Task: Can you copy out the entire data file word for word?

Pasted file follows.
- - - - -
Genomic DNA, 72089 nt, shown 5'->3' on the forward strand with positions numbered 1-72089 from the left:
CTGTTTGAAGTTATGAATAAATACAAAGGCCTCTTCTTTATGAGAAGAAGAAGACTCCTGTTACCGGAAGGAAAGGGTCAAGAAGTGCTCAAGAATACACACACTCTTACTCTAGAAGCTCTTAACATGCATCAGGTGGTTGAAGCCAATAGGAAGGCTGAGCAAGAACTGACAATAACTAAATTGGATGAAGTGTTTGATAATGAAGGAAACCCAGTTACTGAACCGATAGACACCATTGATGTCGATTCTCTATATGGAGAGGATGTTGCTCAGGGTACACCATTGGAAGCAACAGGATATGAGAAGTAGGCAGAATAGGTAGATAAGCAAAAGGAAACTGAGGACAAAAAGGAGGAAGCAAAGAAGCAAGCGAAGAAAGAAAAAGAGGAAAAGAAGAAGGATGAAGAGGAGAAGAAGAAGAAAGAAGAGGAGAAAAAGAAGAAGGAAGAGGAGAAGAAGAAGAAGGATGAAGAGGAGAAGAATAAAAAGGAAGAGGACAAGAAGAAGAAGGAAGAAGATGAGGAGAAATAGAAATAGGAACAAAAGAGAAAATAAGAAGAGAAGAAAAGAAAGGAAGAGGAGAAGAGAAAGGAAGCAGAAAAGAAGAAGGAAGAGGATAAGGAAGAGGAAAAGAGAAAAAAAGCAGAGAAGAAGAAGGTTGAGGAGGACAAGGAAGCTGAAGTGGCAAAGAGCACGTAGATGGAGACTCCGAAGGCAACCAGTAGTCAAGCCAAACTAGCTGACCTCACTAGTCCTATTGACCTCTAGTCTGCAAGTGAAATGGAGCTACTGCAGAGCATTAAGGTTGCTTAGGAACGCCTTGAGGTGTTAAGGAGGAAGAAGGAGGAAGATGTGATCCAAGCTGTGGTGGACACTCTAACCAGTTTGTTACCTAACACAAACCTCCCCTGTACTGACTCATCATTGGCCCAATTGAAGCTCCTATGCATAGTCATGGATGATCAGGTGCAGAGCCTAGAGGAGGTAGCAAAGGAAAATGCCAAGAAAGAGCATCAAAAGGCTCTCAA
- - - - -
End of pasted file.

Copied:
Genomic DNA, 72089 nt, shown 5'->3' on the forward strand with positions numbered 1-72089 from the left:
CTGTTTGAAGTTATGAATAAATACAAAGGCCTCTTCTTTATGAGAAGAAGAAGACTCCTGTTACCGGAAGGAAAGGGTCAAGAAGTGCTCAAGAATACACACACTCTTACTCTAGAAGCTCTTAACATGCATCAGGTGGTTGAAGCCAATAGGAAGGCTGAGCAAGAACTGACAATAACTAAATTGGATGAAGTGTTTGATAATGAAGGAAACCCAGTTACTGAACCGATAGACACCATTGATGTCGATTCTCTATATGGAGAGGATGTTGCTCAGGGTACACCATTGGAAGCAACAGGATATGAGAAGTAGGCAGAATAGGTAGATAAGCAAAAGGAAACTGAGGACAAAAAGGAGGAAGCAAAGAAGCAAGCGAAGAAAGAAAAAGAGGAAAAGAAGAAGGATGAAGAGGAGAAGAAGAAGAAAGAAGAGGAGAAAAAGAAGAAGGAAGAGGAGAAGAAGAAGAAGGATGAAGAGGAGAAGAATAAAAAGGAAGAGGACAAGAAGAAGAAGGAAGAAGATGAGGAGAAATAGAAATAGGAACAAAAGAGAAAATAAGAAGAGAAGAAAAGAAAGGAAGAGGAGAAGAGAAAGGAAGCAGAAAAGAAGAAGGAAGAGGATAAGGAAGAGGAAAAGAGAAAAAAAGCAGAGAAGAAGAAGGTTGAGGAGGACAAGGAAGCTGAAGTGGCAAAGAGCACGTAGATGGAGACTCCGAAGGCAACCAGTAGTCAAGCCAAACTAGCTGACCTCACTAGTCCTATTGACCTCTAGTCTGCAAGTGAAATGGAGCTACTGCAGAGCATTAAGGTTGCTTAGGAACGCCTTGAGGTGTTAAGGAGGAAGAAGGAGGAAGATGTGATCCAAGCTGTGGTGGACACTCTAACCAGTTTGTTACCTAACACAAACCTCCCCTGTACTGACTCATCATTGGCCCAATTGAAGCTCCTATGCATAGTCATGGATGATCAGGTGCAGAGCCTAGAGGAGGTAGCAAAGGAAAATGCCAAGAAAGAGCATCAAAAGGCTCTCAA